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2.3 What is Australian citizenship?

<p>Australian passport and citizenship certificate</p>

National Museum of Australia

<p>Australian passport and citizenship certificate</p>

At the time of Federation, Australians were ‘British subjects’. This meant people who were ruled by the British King or Queen.

This is not the case now.

Since 1949 Australians have been ‘Australian citizens’.

Read the information below and answer the questions that follow. If you need help when answering the questions, click ‘Help’ to go back to the related information.


Australian citizenship

The Nationality and Citizenship Act 1948 was the first time the term ‘Australian citizen’ had been used in any legislation, including the Constitution.

The Immigration Minister Arthur Calwell said:

‘It will symbolise not only our own pride in Australia, but also our willingness to offer a share in our future to the new Australians we are seeking in such vast numbers .... They ... can aspire to the honour of Australian citizenship ... We shall try to teach the children that they are fortunate to ... be Australian.’


Citizenship before 1949

Until 1949 there was no such thing as an Australian citizen. Before that, anyone born or naturalised (made a citizen) in Australia was a British subject. People travelling overseas were issued with British passports.


The Australian Constitution did not mention ‘Australian citizenship’. This is because at the time of Federation (1901) until at least the Second World War (19391945), most Australians identified themselves as British.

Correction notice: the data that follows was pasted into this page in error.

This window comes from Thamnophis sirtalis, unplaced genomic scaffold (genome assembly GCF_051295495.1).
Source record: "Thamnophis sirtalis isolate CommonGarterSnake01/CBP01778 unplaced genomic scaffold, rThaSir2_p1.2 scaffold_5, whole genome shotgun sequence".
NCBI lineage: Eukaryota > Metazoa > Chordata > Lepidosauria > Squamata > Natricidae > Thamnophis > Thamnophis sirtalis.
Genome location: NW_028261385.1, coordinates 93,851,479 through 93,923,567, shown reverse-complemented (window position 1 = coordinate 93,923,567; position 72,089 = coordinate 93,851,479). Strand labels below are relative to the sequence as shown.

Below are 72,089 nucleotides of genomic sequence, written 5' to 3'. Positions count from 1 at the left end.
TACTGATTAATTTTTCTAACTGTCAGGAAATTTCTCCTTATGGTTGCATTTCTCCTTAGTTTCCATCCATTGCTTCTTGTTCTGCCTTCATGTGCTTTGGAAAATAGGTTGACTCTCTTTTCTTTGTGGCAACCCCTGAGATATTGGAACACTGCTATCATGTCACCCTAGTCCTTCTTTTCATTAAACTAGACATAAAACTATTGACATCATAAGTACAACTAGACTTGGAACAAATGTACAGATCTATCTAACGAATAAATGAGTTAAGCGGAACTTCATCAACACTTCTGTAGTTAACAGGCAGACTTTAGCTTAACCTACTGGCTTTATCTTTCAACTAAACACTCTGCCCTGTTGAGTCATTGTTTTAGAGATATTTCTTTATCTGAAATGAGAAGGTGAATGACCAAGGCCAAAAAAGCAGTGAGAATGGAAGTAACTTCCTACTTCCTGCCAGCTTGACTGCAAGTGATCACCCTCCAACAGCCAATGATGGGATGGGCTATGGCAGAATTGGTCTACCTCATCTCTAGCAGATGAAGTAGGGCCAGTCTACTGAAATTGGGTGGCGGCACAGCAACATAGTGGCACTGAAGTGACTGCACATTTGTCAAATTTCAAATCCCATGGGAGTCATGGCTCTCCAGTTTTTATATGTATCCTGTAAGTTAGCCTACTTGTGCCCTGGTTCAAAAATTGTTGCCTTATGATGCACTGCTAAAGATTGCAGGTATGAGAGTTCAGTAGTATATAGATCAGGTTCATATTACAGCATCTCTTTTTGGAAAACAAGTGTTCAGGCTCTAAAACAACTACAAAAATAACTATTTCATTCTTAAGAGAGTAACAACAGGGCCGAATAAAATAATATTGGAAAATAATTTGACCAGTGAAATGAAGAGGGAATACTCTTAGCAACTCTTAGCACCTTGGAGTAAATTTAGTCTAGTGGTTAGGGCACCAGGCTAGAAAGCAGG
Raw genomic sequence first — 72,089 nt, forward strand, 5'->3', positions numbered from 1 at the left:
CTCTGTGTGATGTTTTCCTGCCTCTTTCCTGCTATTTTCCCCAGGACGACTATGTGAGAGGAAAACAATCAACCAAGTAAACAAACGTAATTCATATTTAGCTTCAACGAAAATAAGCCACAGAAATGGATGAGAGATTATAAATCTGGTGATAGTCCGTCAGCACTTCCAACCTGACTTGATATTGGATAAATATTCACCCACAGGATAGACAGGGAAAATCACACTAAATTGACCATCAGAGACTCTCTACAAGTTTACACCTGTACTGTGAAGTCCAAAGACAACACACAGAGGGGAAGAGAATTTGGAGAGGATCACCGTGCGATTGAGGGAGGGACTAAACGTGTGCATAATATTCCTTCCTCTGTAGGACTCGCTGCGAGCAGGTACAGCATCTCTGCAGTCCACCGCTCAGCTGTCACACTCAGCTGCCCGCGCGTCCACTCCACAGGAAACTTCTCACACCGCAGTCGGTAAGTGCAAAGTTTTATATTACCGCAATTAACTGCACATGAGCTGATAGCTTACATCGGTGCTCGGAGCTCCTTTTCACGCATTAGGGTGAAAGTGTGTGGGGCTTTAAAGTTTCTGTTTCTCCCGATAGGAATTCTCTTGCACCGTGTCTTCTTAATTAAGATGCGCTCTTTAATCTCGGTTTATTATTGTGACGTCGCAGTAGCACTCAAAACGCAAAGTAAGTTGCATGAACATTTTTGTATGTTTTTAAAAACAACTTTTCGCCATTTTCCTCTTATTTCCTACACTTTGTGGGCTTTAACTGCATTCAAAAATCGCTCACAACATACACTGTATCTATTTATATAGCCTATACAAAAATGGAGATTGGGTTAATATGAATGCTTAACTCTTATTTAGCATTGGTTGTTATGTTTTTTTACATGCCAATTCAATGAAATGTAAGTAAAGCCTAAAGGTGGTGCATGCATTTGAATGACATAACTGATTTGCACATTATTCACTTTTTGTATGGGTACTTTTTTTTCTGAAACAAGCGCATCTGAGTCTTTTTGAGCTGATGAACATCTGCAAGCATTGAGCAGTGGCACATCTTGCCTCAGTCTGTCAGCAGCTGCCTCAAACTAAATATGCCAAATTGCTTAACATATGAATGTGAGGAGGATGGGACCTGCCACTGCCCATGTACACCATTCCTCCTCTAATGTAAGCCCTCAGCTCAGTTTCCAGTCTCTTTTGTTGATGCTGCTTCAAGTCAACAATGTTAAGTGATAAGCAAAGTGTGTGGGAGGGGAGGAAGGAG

However from the 1940s onwards the British Empire became weaker and more non-British immigrants came to Australia. So people started to think more about being ‘Australian citizens’ rather than being ‘British subjects’.


Nationality and Citizenship Act

The Nationality and Citizenship Act 1948 was passed and came into effect on Australia Day, 26 January 1949.


To be an Australian citizen a person had to be born in Australia. All existing British subjects living in Australia were now automatically Australian citizens. All people born in Australia after 26 January 1949 were automatically Australian citizens.


The Act has been changed occasionally. The latest changes mean that for an ‘alien’ (a non-Australian citizen) to become a citizen they have to pass a test and live in Australia for four years.


Any person born overseas to at least one Australian citizen parent is automatically an Australian citizen.

If a child is born in Australia to non-citizen parents and lives most of their life up to age 10 in Australia, the child becomes an Australian citizen at age 10.


Citizens over the age of 18 must register and are eligible to vote for state and federal parliaments.

Test your understanding

7. Would these people be Australian citizens now? (Help)

8. Australian citizens over 18 have voting rights and responsibilities. Are the following rights, responsibilities, or both?

Finding out more

Learn more by reading the Defining Moment in Australian history: 1949 Becoming Australians — Australian citizenship established.

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